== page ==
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Redesigning crop mix necessary for Green Revolution II

Written by: Staff

New Delhi, Nov 21 (UNI) In a bid to meet the challenges of second generation problems, globalisation and economic reforms, there is a need to redesign the crop mix and add value to the farm produce so as to make it more rewarding for farmers.

Along with numerous accomplishments in Indian agriculture, there has been significant resource degradation and thus it becomes essential to produce crops with high inputs use efficiency, improvement in nutritional quality and stability in storage, industry body Assocham said today in a paper on 'Green Revolution II: Sustainable Agriculture'.

Assocham President Anil K Agarwal said that there was increasing awareness about sustainable agriculture in view of energy shortages, food safety and environmental pollution arising out of chemical farming. ''The alternate agriculture systems known as organic or ecological or regenerated farming systems, having long term durability and being truly sustainable are gaining much attention,'' he said.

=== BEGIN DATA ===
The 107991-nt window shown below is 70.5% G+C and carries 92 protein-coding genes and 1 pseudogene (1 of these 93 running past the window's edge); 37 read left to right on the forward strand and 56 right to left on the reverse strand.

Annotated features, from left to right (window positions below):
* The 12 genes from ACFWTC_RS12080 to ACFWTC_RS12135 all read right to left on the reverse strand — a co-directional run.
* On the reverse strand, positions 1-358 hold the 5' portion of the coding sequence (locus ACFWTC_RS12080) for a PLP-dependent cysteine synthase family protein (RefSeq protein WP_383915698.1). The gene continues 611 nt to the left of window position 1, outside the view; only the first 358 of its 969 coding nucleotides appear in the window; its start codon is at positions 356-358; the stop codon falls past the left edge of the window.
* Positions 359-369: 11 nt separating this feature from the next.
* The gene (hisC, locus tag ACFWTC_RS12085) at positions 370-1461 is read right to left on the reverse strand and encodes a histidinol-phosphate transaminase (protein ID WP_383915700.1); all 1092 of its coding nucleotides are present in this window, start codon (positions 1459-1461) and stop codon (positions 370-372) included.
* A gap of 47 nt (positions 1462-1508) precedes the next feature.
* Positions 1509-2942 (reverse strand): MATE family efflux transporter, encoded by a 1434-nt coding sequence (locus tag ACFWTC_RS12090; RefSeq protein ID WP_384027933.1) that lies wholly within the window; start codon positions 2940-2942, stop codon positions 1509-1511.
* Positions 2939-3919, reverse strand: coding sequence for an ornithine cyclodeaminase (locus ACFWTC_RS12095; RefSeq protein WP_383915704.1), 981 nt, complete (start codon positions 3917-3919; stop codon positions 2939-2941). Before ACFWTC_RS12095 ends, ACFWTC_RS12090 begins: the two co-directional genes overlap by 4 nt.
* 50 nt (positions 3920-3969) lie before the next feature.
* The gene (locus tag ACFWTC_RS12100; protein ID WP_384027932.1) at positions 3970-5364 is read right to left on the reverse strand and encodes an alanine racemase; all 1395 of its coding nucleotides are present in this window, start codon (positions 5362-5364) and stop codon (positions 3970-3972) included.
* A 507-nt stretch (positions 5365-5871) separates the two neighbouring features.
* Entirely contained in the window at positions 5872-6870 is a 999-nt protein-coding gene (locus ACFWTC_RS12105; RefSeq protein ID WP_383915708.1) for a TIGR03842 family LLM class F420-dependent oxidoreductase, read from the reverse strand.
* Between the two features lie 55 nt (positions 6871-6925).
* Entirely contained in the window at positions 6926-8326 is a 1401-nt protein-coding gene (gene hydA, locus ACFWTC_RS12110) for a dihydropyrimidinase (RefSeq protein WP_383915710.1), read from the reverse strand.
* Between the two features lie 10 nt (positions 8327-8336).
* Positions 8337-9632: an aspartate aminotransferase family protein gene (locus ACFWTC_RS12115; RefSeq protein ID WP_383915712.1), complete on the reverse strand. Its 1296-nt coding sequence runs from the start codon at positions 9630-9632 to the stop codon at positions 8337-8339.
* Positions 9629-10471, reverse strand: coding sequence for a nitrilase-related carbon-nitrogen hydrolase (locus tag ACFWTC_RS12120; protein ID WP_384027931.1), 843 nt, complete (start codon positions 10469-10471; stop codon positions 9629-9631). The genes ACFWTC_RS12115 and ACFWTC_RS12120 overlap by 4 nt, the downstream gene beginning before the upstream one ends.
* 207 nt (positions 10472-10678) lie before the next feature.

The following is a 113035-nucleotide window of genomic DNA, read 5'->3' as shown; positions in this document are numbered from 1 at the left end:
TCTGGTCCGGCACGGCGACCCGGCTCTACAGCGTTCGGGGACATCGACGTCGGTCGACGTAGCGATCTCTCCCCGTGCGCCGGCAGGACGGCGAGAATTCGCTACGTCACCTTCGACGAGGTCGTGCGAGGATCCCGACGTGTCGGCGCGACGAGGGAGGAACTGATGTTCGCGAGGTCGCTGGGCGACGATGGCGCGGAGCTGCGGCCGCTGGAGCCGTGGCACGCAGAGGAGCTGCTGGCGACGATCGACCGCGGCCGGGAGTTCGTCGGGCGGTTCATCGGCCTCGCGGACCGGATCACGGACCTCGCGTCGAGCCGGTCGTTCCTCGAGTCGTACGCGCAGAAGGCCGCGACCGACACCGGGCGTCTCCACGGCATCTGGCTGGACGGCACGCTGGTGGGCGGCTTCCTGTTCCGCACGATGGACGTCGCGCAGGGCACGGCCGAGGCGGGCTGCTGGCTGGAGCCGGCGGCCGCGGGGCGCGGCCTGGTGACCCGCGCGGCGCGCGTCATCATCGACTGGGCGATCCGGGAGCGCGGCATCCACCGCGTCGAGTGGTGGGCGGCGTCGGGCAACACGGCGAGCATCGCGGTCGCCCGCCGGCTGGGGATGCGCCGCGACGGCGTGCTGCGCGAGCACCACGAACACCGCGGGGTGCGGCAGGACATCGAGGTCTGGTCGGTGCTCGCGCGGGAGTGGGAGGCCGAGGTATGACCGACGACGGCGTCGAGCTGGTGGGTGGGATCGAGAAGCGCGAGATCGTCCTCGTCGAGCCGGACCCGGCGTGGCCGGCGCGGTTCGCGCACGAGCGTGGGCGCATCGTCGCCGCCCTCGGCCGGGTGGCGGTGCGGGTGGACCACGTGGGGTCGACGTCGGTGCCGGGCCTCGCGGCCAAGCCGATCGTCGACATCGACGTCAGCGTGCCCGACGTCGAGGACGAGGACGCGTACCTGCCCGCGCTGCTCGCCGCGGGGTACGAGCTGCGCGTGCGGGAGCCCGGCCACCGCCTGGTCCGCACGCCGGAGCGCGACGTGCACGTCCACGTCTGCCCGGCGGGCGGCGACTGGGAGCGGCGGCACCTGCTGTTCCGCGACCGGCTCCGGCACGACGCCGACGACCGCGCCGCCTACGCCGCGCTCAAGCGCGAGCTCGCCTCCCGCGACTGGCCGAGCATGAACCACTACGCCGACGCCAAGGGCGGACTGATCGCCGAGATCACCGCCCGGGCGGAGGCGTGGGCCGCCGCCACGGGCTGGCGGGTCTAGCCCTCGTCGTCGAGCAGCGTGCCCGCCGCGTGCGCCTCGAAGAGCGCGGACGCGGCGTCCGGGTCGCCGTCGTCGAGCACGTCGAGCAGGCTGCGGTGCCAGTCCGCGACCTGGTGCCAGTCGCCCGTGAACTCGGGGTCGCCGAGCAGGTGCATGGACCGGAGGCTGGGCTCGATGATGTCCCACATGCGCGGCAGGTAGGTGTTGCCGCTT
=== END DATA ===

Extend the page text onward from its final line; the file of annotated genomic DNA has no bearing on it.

The paper stated that major objective of sustainable agriculture and rural development is to increase the food production in an appropriate manner and enhance food security on a long term basis.

This will involve education intiatives, utilisation of economic incentives and the development of appropriate and innovative technologies.

Such steps will ensure stable supplies of nutritious food to vulnerable groups and generate employment and income to alleviate poverty, besides reducing pressure on natural resources and protecting environment.

It is believed that the sustainable agriculture, synonymous to Green Revolution II has three main goals -- attaining sound environmental health, enhancing profitability and ensuring socio-economic equity.

A systematic process is to be adopted to ensure smooth and effective transition to sustainable agriculture. The process involves several steps including rationalisation of land use and resource system in various agro-climatic zones; move towards market-led crop diversification; extensive use of ICT in agriculture; and bias towards organic inputs including vermi-composting.

Tha chamber suggested that further diversification of Indian agriculture should take place rapidly so as to better utilise the available resources.


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